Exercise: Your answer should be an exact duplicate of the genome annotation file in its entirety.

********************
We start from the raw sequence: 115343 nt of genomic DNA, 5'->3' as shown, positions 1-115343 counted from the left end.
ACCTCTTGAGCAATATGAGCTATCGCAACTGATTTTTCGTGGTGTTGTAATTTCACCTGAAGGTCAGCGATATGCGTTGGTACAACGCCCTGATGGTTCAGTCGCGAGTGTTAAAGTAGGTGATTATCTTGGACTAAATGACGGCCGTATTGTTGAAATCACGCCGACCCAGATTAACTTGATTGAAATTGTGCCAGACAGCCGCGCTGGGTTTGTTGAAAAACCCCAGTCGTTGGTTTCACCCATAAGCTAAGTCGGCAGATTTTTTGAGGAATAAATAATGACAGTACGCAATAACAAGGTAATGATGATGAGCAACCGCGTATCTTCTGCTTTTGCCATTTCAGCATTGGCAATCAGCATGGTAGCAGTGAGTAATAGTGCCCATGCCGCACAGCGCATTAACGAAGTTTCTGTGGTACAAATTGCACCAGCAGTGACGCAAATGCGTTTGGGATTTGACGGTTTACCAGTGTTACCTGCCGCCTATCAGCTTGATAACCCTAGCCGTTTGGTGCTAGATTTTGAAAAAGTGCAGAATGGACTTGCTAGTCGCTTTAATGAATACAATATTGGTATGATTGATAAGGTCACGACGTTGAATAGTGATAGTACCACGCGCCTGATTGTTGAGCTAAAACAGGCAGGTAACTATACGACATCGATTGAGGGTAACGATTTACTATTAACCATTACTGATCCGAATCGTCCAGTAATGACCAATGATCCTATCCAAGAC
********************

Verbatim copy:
We start from the raw sequence: 115343 nt of genomic DNA, 5'->3' as shown, positions 1-115343 counted from the left end.
ACCTCTTGAGCAATATGAGCTATCGCAACTGATTTTTCGTGGTGTTGTAATTTCACCTGAAGGTCAGCGATATGCGTTGGTACAACGCCCTGATGGTTCAGTCGCGAGTGTTAAAGTAGGTGATTATCTTGGACTAAATGACGGCCGTATTGTTGAAATCACGCCGACCCAGATTAACTTGATTGAAATTGTGCCAGACAGCCGCGCTGGGTTTGTTGAAAAACCCCAGTCGTTGGTTTCACCCATAAGCTAAGTCGGCAGATTTTTTGAGGAATAAATAATGACAGTACGCAATAACAAGGTAATGATGATGAGCAACCGCGTATCTTCTGCTTTTGCCATTTCAGCATTGGCAATCAGCATGGTAGCAGTGAGTAATAGTGCCCATGCCGCACAGCGCATTAACGAAGTTTCTGTGGTACAAATTGCACCAGCAGTGACGCAAATGCGTTTGGGATTTGACGGTTTACCAGTGTTACCTGCCGCCTATCAGCTTGATAACCCTAGCCGTTTGGTGCTAGATTTTGAAAAAGTGCAGAATGGACTTGCTAGTCGCTTTAATGAATACAATATTGGTATGATTGATAAGGTCACGACGTTGAATAGTGATAGTACCACGCGCCTGATTGTTGAGCTAAAACAGGCAGGTAACTATACGACATCGATTGAGGGTAACGATTTACTATTAACCATTACTGATCCGAATCGTCCAGTAATGACCAATGATCCTATCCAAGAC